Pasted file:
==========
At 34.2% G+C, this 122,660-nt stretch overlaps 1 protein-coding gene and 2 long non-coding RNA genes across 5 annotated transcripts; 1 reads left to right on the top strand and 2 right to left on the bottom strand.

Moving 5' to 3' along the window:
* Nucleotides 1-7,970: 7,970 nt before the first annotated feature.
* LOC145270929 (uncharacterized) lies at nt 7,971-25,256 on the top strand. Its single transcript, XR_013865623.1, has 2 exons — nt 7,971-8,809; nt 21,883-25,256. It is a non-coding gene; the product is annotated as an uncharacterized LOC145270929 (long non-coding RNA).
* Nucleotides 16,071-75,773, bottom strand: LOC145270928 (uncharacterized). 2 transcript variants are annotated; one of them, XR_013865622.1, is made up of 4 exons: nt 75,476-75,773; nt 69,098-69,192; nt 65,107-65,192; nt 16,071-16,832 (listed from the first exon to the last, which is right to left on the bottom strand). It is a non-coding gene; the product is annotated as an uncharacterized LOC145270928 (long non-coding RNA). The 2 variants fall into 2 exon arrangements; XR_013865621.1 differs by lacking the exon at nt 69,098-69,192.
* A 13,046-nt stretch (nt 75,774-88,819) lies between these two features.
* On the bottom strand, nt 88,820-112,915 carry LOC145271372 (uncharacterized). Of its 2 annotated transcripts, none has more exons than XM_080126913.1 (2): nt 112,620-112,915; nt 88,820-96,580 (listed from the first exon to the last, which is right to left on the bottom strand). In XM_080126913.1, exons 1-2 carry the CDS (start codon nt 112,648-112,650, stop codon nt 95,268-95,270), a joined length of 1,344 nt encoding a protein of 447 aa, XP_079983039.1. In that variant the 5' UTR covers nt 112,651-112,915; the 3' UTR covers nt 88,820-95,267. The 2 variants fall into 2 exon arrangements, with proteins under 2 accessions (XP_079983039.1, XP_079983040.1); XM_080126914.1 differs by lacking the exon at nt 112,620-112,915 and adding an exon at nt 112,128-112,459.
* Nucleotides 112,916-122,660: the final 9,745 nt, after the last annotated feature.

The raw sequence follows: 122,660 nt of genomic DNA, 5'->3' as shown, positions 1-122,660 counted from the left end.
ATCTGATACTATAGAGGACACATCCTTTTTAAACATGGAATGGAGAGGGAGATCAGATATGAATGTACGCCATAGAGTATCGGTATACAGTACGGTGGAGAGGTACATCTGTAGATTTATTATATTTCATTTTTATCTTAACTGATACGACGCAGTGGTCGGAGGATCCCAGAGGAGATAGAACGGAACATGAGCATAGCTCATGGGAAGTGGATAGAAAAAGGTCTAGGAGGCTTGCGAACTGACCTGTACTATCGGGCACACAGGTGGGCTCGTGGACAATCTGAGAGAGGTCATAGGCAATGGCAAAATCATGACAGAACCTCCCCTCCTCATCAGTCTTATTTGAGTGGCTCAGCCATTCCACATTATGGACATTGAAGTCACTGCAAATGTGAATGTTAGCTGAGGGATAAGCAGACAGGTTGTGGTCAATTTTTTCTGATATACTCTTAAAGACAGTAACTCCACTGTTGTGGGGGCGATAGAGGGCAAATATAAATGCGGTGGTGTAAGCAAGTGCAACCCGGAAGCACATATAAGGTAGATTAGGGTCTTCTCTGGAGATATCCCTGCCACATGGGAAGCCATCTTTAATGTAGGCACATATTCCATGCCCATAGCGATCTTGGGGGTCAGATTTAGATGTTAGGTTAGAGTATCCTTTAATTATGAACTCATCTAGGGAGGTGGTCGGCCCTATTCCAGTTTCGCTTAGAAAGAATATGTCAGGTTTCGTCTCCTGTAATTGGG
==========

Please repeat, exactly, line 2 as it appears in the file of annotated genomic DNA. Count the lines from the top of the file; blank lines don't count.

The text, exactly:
Moving 5' to 3' along the window: